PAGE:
Marestail. Photo by OSU Extension.

Fall weed survey: We still have a problem

Almost every year since 2006, the OSU Extension Agriculture and Natural Resource county-based educators have been conducting fall soybean weed surveys. Our concern is that resistant weeds may be increasing and we want to be a little ahead of the curve so we can tell you our readers. Table 1 shows our results summary across those years. Missing is 2007. I was the only person conducting a survey that year and 2012 is also missing, which is the only year I have missed.

 

Table 1. Weed survey summary – 2006 to 2013 with the average % of fields infested at any level.

Weed below,   year >200620082009201020112013
Weedfree372525313034
Giant ragweed422521262631
Common ragweed9 22710106
Lambsquarters151217974
Marestail193839324039
Volunteer corn3721221023

 

The top five weeds we see each year are those noted above, for 2013 we did add Giant foxtail because so many of our educators (10 of 14) named that as the next most noted weed. We also asked the group to watch for “Pigweed” because we are concerned about Palmer amaranth and Tall waterhemp making greater inroads in the state. Generally weed numbers remained about the same as they have for a number of years.

Table 2 shows the counties surveyed, the person conducting the survey, the number of fields, an estimate of the acres viewed and the percent of fields with no weeds.

CountyEducator/surveyor

# fields

Acres est.

No weeds
AuglaizeJohn Smith

80

3665

25%

ChampaignHarold Watters

80

4622

23%

DarkeSam Custer

78

2126

38%

DefianceBruce Clevenger

120

6480

55%

FayetteAdam Shepard

96

7027

2%

FultonEric Richer

106

6085

40%

GeAshTrumLes Ober

120

2518

79%

HancockEd Lentz

120

5735

18%

HardinMark Badertscher

105

4539

34%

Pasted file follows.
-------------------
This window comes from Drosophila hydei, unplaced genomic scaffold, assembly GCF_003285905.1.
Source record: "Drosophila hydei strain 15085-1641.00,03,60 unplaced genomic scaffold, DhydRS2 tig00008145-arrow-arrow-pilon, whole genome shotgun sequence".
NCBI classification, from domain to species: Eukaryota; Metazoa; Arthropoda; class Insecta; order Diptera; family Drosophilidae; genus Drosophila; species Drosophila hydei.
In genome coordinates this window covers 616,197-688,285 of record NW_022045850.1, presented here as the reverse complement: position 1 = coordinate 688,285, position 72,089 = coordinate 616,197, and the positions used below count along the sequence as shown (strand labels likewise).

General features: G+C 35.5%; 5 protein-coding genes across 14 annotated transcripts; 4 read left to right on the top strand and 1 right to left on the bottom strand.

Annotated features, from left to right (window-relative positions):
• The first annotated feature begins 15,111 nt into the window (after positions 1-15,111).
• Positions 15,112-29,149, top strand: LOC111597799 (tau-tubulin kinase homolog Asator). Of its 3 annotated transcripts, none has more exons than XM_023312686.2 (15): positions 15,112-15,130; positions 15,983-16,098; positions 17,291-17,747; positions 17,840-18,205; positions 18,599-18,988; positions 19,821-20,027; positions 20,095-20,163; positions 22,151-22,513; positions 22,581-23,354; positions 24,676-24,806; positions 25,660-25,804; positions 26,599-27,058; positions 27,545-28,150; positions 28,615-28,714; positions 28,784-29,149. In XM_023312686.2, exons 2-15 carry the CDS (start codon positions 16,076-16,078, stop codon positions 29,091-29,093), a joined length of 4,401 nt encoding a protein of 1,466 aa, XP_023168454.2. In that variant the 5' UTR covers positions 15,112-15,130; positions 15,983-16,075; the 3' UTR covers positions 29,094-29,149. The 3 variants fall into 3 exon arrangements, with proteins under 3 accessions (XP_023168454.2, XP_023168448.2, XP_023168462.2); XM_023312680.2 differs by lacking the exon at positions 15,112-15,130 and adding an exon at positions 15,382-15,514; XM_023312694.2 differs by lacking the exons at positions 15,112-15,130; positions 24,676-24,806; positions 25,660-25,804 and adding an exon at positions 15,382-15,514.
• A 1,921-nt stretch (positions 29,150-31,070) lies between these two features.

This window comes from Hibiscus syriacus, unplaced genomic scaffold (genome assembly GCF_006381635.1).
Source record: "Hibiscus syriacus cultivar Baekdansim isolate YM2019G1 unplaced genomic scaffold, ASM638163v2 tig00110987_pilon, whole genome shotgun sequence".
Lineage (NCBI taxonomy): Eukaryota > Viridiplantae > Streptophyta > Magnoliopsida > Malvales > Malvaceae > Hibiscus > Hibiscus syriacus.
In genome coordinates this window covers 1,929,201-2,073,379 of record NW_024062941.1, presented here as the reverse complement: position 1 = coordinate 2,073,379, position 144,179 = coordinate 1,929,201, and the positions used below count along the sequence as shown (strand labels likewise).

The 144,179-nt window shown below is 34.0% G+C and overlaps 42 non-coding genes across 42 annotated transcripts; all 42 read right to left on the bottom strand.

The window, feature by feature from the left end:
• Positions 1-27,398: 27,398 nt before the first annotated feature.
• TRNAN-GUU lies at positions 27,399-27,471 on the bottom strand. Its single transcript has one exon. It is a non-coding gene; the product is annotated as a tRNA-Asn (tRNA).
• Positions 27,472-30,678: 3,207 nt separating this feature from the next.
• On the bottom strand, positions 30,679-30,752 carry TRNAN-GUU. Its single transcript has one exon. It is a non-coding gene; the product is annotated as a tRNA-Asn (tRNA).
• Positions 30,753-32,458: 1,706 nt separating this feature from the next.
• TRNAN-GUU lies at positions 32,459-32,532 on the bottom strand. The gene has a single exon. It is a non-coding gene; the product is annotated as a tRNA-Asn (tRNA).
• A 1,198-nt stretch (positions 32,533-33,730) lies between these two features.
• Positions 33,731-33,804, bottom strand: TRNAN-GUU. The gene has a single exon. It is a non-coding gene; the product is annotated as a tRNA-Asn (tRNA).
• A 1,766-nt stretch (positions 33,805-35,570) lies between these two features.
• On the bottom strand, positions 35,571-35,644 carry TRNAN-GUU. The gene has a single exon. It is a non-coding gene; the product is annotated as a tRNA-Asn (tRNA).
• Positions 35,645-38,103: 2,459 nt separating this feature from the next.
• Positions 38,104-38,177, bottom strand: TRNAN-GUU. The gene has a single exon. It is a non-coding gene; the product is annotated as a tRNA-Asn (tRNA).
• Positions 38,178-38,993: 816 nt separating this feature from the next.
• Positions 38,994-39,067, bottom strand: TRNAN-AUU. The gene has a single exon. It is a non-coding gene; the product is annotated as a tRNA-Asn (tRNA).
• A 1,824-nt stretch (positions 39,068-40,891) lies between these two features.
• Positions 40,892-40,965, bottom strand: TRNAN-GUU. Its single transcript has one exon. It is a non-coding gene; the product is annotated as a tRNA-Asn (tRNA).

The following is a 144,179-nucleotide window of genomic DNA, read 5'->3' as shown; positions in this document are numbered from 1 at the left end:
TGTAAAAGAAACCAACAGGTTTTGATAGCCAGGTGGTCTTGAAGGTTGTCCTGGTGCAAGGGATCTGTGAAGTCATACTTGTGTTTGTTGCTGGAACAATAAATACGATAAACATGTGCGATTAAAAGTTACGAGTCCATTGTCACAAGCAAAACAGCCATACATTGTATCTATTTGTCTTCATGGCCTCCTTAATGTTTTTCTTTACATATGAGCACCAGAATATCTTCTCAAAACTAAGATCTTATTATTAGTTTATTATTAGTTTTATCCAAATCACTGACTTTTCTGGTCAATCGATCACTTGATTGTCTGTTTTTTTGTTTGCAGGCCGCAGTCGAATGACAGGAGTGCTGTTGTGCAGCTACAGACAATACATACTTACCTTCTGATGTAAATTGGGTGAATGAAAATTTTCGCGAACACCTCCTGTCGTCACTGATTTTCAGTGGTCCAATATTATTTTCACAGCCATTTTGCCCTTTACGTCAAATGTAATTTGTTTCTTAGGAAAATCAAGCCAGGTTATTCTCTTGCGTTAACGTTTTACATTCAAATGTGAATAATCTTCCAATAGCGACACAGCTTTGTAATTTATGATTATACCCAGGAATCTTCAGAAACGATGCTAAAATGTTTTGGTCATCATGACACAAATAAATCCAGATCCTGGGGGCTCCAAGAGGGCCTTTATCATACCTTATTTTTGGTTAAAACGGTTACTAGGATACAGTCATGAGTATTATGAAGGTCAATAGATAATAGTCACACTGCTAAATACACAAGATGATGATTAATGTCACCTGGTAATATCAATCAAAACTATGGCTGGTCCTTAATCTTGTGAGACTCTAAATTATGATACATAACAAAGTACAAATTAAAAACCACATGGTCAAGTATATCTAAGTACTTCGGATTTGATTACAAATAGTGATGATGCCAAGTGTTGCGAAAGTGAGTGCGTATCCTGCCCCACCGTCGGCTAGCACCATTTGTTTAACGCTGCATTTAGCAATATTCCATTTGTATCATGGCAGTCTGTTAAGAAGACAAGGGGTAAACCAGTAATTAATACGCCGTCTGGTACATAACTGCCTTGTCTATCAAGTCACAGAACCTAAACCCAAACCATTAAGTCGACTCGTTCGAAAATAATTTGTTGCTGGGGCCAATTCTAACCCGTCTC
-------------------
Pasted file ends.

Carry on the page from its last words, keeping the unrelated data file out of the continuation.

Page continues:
Marion/WyandotSteve Prochaska

48

2300

44%

MercerGlen Arnold

103

no est.

43%

MontgomerySuzanne Mills-Wasniak

65

5985

40%

ShelbyDebbie Brown

81

3145

10%

UnionAmanda Douridas

84

3762

21%

average >

92

4461

34%

Our goal was to see 80 fields in each county; we averaged 92. It is good that we did have 34% of our fields with no weeds noted but it wasn’t that long ago that there would be no weeds in any field. It is also interesting to note that some counties have less that 20% of their fields weed free — Fayette with only 2%, Shelby with 10%, Hancock with 18% and Union and Champaign close with 21 and 23%.

 

Table 3. 2013 Ohio Soybean Field Weed Survey results by Percent of Fields with an appearance of the particular weed.

County

Giant Ragweed

Common Ragweed

Lambs quarter

Mares   tail

Volunteer corn

Pigweed

Giant Foxtail

Auglaize

49%

8%

1%

50%

23%

0%

Champaign

36%

0%

5%

56%

18%

4%

Darke

19%

6%

5%

28%

31%

4%

4%

Defiance

9%

18%

0%

18%

7%

0%

3%

Fayette

76%

0%

0%

71%

34%

2%

2%

Fulton

27%

8%

8%

32%

14%

2%

2%

GeAshTrum

0%

6%

6%

11%

3%

4%

3%

Hancock

30%

13%

1%

52%

35%

12%

21%

Hardin

30%

0%

4%

27%

30%

4%

5%

Marion/Wyandot

33%

0%

0%

29%

0%

0%

Mercer

17%

1%

4%

39%

18%

17%

2%

Montgomery

23%

17%

11%

45%

23%

15%

Shelby

49%

7%

12%

49%

57%

7%

11%

Union

36%

1%

5%

38%

25%

4%

5%